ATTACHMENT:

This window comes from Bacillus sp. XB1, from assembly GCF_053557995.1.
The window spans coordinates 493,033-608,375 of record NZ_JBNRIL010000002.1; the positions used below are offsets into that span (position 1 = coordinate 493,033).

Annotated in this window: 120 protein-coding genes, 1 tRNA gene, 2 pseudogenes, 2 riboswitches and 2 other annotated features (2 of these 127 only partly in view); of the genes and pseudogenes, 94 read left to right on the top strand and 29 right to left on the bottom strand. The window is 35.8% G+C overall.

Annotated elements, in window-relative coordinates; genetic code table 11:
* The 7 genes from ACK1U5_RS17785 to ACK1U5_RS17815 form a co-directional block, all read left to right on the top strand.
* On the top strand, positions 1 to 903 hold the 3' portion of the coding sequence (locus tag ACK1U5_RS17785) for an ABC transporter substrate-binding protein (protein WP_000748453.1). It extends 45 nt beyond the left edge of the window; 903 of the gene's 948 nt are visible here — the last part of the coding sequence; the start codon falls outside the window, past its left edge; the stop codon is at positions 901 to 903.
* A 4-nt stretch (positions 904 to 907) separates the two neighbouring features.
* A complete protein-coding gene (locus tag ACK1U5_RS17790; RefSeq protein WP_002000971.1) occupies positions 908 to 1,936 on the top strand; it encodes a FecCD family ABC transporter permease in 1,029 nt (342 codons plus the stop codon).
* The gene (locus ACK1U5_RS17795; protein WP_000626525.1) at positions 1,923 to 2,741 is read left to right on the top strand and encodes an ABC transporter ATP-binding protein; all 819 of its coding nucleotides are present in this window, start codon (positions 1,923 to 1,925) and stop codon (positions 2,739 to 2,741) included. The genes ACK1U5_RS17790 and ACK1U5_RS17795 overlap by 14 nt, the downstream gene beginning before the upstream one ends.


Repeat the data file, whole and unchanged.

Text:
This window comes from Bacillus sp. XB1, from assembly GCF_053557995.1.
The window spans coordinates 493,033-608,375 of record NZ_JBNRIL010000002.1; the positions used below are offsets into that span (position 1 = coordinate 493,033).

Annotated in this window: 120 protein-coding genes, 1 tRNA gene, 2 pseudogenes, 2 riboswitches and 2 other annotated features (2 of these 127 only partly in view); of the genes and pseudogenes, 94 read left to right on the top strand and 29 right to left on the bottom strand. The window is 35.8% G+C overall.

Annotated elements, in window-relative coordinates; genetic code table 11:
* The 7 genes from ACK1U5_RS17785 to ACK1U5_RS17815 form a co-directional block, all read left to right on the top strand.
* On the top strand, positions 1 to 903 hold the 3' portion of the coding sequence (locus tag ACK1U5_RS17785) for an ABC transporter substrate-binding protein (protein WP_000748453.1). It extends 45 nt beyond the left edge of the window; 903 of the gene's 948 nt are visible here — the last part of the coding sequence; the start codon falls outside the window, past its left edge; the stop codon is at positions 901 to 903.
* A 4-nt stretch (positions 904 to 907) separates the two neighbouring features.
* A complete protein-coding gene (locus tag ACK1U5_RS17790; RefSeq protein WP_002000971.1) occupies positions 908 to 1,936 on the top strand; it encodes a FecCD family ABC transporter permease in 1,029 nt (342 codons plus the stop codon).
* The gene (locus ACK1U5_RS17795; protein WP_000626525.1) at positions 1,923 to 2,741 is read left to right on the top strand and encodes an ABC transporter ATP-binding protein; all 819 of its coding nucleotides are present in this window, start codon (positions 1,923 to 1,925) and stop codon (positions 2,739 to 2,741) included. The genes ACK1U5_RS17790 and ACK1U5_RS17795 overlap by 14 nt, the downstream gene beginning before the upstream one ends.